• If you have a higher-end unit, use the economy setting. This uses less heat and less water, but takes longer. Use the timer function to have it run at night while you're asleep if you want to unload in the AM, or use the timer to have it run late in the AM (but not in the high-load afternoon) so you can unload it when you get home from work. Or whatever works for your schedule and also keeps it from running during peak load times or when you are cooling the house.
  • Don't prewash dishes, washing them is the dishwasher's job. However, there are some things you need to clean off by hand right away. Those are things like eggs (dried egg is a booger to get off), milk (it sours and stinks fast), bean reside (comes off easily while fresh, not so easily when dried). You might want to get the sticky stuff off and then put the items in the dishwasher, or just wash them by hand since you've already started. For most things, you don't even need to rinse. Just scrape off any big particles and load the item in the dishwasher.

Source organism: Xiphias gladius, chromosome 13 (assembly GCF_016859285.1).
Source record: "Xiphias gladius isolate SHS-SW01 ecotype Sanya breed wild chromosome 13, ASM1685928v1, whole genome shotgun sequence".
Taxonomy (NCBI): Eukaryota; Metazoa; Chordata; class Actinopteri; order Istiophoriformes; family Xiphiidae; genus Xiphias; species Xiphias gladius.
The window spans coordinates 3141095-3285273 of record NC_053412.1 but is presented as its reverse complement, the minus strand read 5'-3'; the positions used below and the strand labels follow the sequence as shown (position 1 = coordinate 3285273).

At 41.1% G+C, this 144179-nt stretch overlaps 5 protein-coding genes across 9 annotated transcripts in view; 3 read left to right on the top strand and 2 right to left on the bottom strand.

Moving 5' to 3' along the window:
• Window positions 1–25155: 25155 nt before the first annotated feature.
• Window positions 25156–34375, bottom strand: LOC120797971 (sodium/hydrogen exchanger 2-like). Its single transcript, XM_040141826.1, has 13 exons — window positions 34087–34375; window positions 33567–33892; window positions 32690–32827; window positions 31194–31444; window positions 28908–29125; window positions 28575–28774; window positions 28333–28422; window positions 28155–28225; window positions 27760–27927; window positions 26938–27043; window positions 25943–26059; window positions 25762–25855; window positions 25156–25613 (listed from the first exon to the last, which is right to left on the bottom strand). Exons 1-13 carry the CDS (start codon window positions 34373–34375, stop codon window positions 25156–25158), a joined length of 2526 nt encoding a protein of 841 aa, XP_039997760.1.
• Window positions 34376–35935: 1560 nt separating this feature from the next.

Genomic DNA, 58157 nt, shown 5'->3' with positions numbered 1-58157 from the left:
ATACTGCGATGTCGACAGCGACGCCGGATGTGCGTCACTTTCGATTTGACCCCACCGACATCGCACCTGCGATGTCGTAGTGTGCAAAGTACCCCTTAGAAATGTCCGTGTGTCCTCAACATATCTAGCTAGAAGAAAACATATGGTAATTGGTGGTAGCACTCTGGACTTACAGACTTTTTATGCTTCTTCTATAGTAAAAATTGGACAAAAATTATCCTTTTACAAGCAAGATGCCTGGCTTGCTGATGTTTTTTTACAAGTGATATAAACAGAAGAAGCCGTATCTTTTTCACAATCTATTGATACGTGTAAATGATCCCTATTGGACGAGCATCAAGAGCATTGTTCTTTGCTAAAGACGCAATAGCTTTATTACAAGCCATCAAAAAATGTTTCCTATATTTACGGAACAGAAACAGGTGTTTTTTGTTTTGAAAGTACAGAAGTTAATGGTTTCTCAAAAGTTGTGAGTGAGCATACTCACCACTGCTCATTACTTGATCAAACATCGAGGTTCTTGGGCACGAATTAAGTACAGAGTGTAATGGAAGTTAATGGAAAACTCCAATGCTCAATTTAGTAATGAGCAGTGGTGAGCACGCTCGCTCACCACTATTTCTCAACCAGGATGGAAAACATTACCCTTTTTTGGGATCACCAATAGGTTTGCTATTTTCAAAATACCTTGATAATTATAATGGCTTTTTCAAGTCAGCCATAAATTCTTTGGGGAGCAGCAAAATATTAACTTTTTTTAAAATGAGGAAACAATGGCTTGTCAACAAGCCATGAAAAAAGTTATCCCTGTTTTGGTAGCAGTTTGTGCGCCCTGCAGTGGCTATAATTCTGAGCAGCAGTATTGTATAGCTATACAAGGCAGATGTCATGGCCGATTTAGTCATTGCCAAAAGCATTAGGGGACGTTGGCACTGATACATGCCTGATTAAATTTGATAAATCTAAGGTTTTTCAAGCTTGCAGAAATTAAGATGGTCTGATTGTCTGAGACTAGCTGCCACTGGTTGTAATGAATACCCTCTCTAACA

Cooking, generally

  • Invest in an inductive cook top, and make your omelets and other items outside. I pop popcorn and boil eggs, using mine. I also use my crockpot outside
  • Invest in a pressure cooker. This saves time and energy in no small way.
  • If you eat meat, eat less of it. Cleaning up after meat preparation and eating takes a lot of hot water.
  • Choose raw dishes. These foods are great raw, though most people cook them: eggplant (I like to dice it and add it to veggie mixes), bok choy, green cabbage, kale, spinach, peas, green beans, bell peppers, hot peppers, carrots, mushrooms, and practically any other vegetable that isn't a root vegetable.